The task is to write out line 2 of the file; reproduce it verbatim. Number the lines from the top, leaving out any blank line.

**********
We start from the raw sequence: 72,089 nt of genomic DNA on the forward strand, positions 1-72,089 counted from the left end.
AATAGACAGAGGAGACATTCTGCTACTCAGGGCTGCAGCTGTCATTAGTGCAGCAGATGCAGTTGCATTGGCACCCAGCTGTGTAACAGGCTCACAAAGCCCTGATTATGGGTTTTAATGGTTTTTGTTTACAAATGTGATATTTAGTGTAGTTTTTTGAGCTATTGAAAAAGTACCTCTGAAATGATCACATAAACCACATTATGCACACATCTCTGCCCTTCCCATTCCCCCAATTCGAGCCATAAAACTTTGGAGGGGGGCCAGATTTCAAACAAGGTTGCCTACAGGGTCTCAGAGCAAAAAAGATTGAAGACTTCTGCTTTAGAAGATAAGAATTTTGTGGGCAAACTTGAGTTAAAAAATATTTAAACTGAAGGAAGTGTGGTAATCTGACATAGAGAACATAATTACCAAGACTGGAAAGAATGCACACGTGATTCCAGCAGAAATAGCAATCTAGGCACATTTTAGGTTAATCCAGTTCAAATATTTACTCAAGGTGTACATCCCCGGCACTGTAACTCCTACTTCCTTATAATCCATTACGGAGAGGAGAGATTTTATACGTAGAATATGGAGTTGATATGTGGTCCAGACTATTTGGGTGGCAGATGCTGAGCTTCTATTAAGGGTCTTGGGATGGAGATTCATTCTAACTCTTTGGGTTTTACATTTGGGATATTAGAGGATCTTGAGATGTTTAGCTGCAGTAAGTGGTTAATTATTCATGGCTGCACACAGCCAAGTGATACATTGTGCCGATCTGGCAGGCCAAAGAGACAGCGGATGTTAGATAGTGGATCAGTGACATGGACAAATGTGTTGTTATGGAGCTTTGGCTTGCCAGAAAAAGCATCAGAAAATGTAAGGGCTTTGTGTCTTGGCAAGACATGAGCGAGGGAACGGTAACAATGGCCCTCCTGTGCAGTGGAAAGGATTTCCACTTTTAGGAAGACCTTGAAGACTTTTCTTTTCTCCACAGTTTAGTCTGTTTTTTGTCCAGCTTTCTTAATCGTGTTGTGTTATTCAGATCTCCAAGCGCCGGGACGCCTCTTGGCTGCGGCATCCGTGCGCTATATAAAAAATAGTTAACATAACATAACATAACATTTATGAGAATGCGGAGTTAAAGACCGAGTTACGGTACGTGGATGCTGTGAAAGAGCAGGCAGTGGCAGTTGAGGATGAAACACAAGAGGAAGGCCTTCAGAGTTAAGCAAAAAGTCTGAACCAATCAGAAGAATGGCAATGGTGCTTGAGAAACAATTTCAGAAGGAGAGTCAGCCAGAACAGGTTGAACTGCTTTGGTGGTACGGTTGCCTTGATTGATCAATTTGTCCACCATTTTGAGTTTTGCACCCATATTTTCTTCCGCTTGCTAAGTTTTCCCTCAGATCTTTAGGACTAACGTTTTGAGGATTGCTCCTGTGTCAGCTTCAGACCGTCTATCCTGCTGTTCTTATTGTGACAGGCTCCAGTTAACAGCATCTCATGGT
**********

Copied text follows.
AATAGACAGAGGAGACATTCTGCTACTCAGGGCTGCAGCTGTCATTAGTGCAGCAGATGCAGTTGCATTGGCACCCAGCTGTGTAACAGGCTCACAAAGCCCTGATTATGGGTTTTAATGGTTTTTGTTTACAAATGTGATATTTAGTGTAGTTTTTTGAGCTATTGAAAAAGTACCTCTGAAATGATCACATAAACCACATTATGCACACATCTCTGCCCTTCCCATTCCCCCAATTCGAGCCATAAAACTTTGGAGGGGGGCCAGATTTCAAACAAGGTTGCCTACAGGGTCTCAGAGCAAAAAAGATTGAAGACTTCTGCTTTAGAAGATAAGAATTTTGTGGGCAAACTTGAGTTAAAAAATATTTAAACTGAAGGAAGTGTGGTAATCTGACATAGAGAACATAATTACCAAGACTGGAAAGAATGCACACGTGATTCCAGCAGAAATAGCAATCTAGGCACATTTTAGGTTAATCCAGTTCAAATATTTACTCAAGGTGTACATCCCCGGCACTGTAACTCCTACTTCCTTATAATCCATTACGGAGAGGAGAGATTTTATACGTAGAATATGGAGTTGATATGTGGTCCAGACTATTTGGGTGGCAGATGCTGAGCTTCTATTAAGGGTCTTGGGATGGAGATTCATTCTAACTCTTTGGGTTTTACATTTGGGATATTAGAGGATCTTGAGATGTTTAGCTGCAGTAAGTGGTTAATTATTCATGGCTGCACACAGCCAAGTGATACATTGTGCCGATCTGGCAGGCCAAAGAGACAGCGGATGTTAGATAGTGGATCAGTGACATGGACAAATGTGTTGTTATGGAGCTTTGGCTTGCCAGAAAAAGCATCAGAAAATGTAAGGGCTTTGTGTCTTGGCAAGACATGAGCGAGGGAACGGTAACAATGGCCCTCCTGTGCAGTGGAAAGGATTTCCACTTTTAGGAAGACCTTGAAGACTTTTCTTTTCTCCACAGTTTAGTCTGTTTTTTGTCCAGCTTTCTTAATCGTGTTGTGTTATTCAGATCTCCAAGCGCCGGGACGCCTCTTGGCTGCGGCATCCGTGCGCTATATAAAAAATAGTTAACATAACATAACATAACATTTATGAGAATGCGGAGTTAAAGACCGAGTTACGGTACGTGGATGCTGTGAAAGAGCAGGCAGTGGCAGTTGAGGATGAAACACAAGAGGAAGGCCTTCAGAGTTAAGCAAAAAGTCTGAACCAATCAGAAGAATGGCAATGGTGCTTGAGAAACAATTTCAGAAGGAGAGTCAGCCAGAACAGGTTGAACTGCTTTGGTGGTACGGTTGCCTTGATTGATCAATTTGTCCACCATTTTGAGTTTTGCACCCATATTTTCTTCCGCTTGCTAAGTTTTCCCTCAGATCTTTAGGACTAACGTTTTGAGGATTGCTCCTGTGTCAGCTTCAGACCGTCTATCCTGCTGTTCTTATTGTGACAGGCTCCAGTTAACAGCATCTCATGGT